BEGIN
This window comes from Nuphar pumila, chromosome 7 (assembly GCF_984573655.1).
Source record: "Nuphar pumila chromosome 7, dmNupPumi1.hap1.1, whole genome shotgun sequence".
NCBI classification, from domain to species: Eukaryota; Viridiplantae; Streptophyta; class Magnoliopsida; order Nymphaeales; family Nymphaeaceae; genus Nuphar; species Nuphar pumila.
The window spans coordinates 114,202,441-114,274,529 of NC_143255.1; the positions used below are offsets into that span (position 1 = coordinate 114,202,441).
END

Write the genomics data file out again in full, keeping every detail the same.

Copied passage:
This window comes from Nuphar pumila, chromosome 7 (assembly GCF_984573655.1).
Source record: "Nuphar pumila chromosome 7, dmNupPumi1.hap1.1, whole genome shotgun sequence".
NCBI classification, from domain to species: Eukaryota; Viridiplantae; Streptophyta; class Magnoliopsida; order Nymphaeales; family Nymphaeaceae; genus Nuphar; species Nuphar pumila.
The window spans coordinates 114,202,441-114,274,529 of NC_143255.1; the positions used below are offsets into that span (position 1 = coordinate 114,202,441).